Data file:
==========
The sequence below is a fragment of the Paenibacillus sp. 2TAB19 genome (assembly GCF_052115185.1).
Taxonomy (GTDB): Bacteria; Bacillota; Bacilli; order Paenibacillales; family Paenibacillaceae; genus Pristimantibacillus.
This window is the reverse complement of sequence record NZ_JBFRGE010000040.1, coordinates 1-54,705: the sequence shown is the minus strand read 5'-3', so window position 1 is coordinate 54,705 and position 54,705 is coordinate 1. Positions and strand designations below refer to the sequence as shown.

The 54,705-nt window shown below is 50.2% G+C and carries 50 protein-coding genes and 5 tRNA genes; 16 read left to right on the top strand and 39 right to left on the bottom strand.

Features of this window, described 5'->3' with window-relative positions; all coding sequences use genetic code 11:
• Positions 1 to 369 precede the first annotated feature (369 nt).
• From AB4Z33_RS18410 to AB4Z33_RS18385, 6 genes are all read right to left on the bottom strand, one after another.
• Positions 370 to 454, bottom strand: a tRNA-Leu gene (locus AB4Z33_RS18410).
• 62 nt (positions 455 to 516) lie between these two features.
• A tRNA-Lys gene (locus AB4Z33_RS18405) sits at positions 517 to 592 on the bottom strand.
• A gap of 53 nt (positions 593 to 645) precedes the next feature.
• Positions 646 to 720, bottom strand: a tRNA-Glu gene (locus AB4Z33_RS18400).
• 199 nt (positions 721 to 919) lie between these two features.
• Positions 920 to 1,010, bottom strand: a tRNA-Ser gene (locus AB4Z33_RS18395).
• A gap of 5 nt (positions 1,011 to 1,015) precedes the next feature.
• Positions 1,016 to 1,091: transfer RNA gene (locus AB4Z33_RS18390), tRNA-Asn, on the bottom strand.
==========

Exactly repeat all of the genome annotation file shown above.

The sequence below is a fragment of the Paenibacillus sp. 2TAB19 genome (assembly GCF_052115185.1).
Taxonomy (GTDB): Bacteria; Bacillota; Bacilli; order Paenibacillales; family Paenibacillaceae; genus Pristimantibacillus.
This window is the reverse complement of sequence record NZ_JBFRGE010000040.1, coordinates 1-54,705: the sequence shown is the minus strand read 5'-3', so window position 1 is coordinate 54,705 and position 54,705 is coordinate 1. Positions and strand designations below refer to the sequence as shown.

The 54,705-nt window shown below is 50.2% G+C and carries 50 protein-coding genes and 5 tRNA genes; 16 read left to right on the top strand and 39 right to left on the bottom strand.

Features of this window, described 5'->3' with window-relative positions; all coding sequences use genetic code 11:
• Positions 1 to 369 precede the first annotated feature (369 nt).
• From AB4Z33_RS18410 to AB4Z33_RS18385, 6 genes are all read right to left on the bottom strand, one after another.
• Positions 370 to 454, bottom strand: a tRNA-Leu gene (locus AB4Z33_RS18410).
• 62 nt (positions 455 to 516) lie between these two features.
• A tRNA-Lys gene (locus AB4Z33_RS18405) sits at positions 517 to 592 on the bottom strand.
• A gap of 53 nt (positions 593 to 645) precedes the next feature.
• Positions 646 to 720, bottom strand: a tRNA-Glu gene (locus AB4Z33_RS18400).
• 199 nt (positions 721 to 919) lie between these two features.
• Positions 920 to 1,010, bottom strand: a tRNA-Ser gene (locus AB4Z33_RS18395).
• A gap of 5 nt (positions 1,011 to 1,015) precedes the next feature.
• Positions 1,016 to 1,091: transfer RNA gene (locus AB4Z33_RS18390), tRNA-Asn, on the bottom strand.